Friday, March 28, 2008

Cabo Pulmo

I'm back home in Minnesota now. But I started this blog and have had so many great experiences and pictures that I'm just going to keep telling stories. In fact this trip to Cabo has left me feeling so invigorated that I've started writing again. Its been very long time especially since I've had any thing good to write about. So right now I'm just been writing my whole cabo story. One of my goals while I was in Cabo was to get my SCUBA certification. I was quite leery of doing it however, not because I was afraid of being in the ocean, or getting claustrophobic or any of those things. I was afraid to be a student again. I was never a very good student but Grant my SCUBA instructor and good friend ensured me that it would be no class time and all study could be done in the sun. We decided to go to Cabo Pulmo for my confined water class. This class is usually done in a pool that is the benefit of a private class we didn't have to use a pool we could use a calm part of the ocean instead. When Grant and I first
met on a hiking trip we both talked about Cabo Pulmo. He'd just gotten back from there and it was one of my goals to get out there. Then he was also the guide on a Kayaking trip in Cabo Pulmo that I got my mom and her friend Kris to go on (I'm going backwards and I'm going to tell those stories at some point). It was at a fantastic fish taco lunch that we decided it might be a good place to start my classes since Mona is good friend was maybe going to join us. um... this story might get kind of long, but stick with it. Its good.

I'm just going to start at the first SCUBA part of the story. After taking a few classes, drinking some coffee and putting my gear together a few times, it is late afternoon by the time we make it to the beach for our first confined water dive where we practice a whole bunch of skills. The water was so murky we didn't see one living thing. If Grant hadn't been holding on to me I think I would have lost him as well. We didn't see any fish but we found a shell. Yup one little yellow snail shell. I took it home with me and kept it in memory of the day in which I went SCUBA diving and saw no fish. Though I guess it's not all that uncommon. Most people's confined water dives are in a pool. Hence the word "confined", we were not confined but we were not seeing fish either. I was not there for fish I was just getting used to how its supposed to feel under water, mess around with the equipment and practice breathing under water. First dive was pretty easy. We only used half a tank of air and saved the rest for the next day. In one of the pictures coming up by the way is not of me at Cabo Pulmo but I just thought it would be cool if you could see me breathing under water. Neat. I have lots more pictures of cool underwater stuff but you'll have to stay tuned. After the dive we went back to Grants friends, Bob and Mona's place. Grant is super close with them they pretty much family. And they were cool enough to take this random SCUBA student in. When I first met them Grant wasn't even there. He'd gone on the ATV(ps. I loved the ATV, I need to live somewhere where you only need to get around by atv). to get the key to the beach gate. I was alone reading a Baja plant guide that I found inside, drinking their coffee and sitting on their porch. They were totally sweethearts and Mona gave me a bottle of fresh OJ. This lady is the sweetest and she's Finish so she's got a great accent. Makes you want to listen to her whenever she talks.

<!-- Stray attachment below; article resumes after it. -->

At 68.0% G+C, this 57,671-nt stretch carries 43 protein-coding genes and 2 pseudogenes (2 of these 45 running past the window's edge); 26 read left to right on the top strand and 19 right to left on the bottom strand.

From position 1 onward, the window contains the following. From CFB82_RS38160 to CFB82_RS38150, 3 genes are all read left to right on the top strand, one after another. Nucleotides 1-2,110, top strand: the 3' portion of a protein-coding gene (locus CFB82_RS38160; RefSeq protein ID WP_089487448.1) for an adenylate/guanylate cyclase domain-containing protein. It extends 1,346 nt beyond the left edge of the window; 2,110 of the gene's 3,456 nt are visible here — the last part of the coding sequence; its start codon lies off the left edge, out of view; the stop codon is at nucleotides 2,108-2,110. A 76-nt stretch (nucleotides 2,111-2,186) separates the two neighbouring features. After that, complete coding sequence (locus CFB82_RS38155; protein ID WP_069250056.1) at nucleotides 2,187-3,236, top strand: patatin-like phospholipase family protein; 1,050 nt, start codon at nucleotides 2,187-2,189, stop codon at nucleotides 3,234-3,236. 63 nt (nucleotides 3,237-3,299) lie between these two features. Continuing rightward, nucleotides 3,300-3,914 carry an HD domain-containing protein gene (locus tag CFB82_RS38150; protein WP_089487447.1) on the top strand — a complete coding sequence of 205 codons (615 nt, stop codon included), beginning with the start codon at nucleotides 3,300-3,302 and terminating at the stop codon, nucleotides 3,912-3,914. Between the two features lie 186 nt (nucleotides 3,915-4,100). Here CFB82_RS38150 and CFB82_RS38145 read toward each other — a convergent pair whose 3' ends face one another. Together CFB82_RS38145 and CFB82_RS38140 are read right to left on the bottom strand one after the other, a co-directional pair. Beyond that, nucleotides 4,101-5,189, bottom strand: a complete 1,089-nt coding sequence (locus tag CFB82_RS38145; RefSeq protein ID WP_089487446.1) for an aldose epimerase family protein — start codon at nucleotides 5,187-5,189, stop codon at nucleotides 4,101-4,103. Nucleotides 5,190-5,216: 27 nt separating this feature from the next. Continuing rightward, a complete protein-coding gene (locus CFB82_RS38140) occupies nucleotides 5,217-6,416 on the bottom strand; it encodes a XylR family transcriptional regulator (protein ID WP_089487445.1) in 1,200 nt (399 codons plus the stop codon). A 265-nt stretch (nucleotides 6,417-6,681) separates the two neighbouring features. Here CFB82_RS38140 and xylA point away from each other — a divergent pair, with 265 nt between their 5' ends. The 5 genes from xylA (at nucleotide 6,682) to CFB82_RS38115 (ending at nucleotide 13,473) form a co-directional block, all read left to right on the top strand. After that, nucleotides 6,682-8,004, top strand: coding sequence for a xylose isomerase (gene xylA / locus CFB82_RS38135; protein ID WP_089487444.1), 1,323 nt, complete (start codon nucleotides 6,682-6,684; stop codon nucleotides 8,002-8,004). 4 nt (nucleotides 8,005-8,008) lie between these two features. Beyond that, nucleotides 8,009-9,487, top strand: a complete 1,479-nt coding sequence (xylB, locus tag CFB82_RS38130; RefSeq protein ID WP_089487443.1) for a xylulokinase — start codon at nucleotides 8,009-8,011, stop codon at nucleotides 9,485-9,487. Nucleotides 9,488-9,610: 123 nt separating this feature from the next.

By the time we actually made it back to their house it was dark. I was famished. Everything shuts down really early in Cabo Pulmo so luckily Mona made us a huge fruit salad and a veggie salad with three different kinds of Mexican cheese. We ate the heck outta them. Drank Pacifico Ballena's (big ones) and sat and talked to Bob and Mona till I wanted to pass out from exhaustion in my little plastic chair.

For breakfast the next morning walked to Caballero's. Which incidentally used to be open at night but isn't anymore because they don't have a chef. Grant thinks I should take over. It would be an awesome opportunity but there is no school in Cabo Pulmo for O. So that just ain't going to work. Maybe some day. (I interject in this story to tell you about the scenic picture above. That is the beach of Cabo Pulmo at about 8 am.) So gorgeous it sucks you in and you never want to leave. Back to the story. After breakfast we got ready for our next confined water in unconfined water dive. We practice skills that usually involve me either accidentally flying to the surface or sucking in sickening amounts of sea water. That or we practice what I am supposed to do if I run out of air. Which Grant said is NEVER supposed to happen if you are paying attention. So I was. Checking my gages I let him know that I am really low. He tells me in underwater sign language that we should swim a bit more. Um....ok but I think I'm almost out of....shit I'm out of air! I make the sign for "holy fuck I'm out of air" and I snatch his alternate air source, we swim to the surface and all the time I'm thinking, "This guy has no idea what he's doing!! How could he let me out of air!!" We pop out of the surface establish buoyancy (he'd be so proud at how much I remember, well I guess it's only been about a week since my last dive...oh but it feels like so long ago...whah for me). I feel like I might puke let out a ginormous belch and feel so much better. All that sea water really gets to me. Oh and did I mention that I ran out of air...underwater!!! Apparently that was all in the plan. Just a little test I guess all a part of the process. He promised he wouldn't do it again.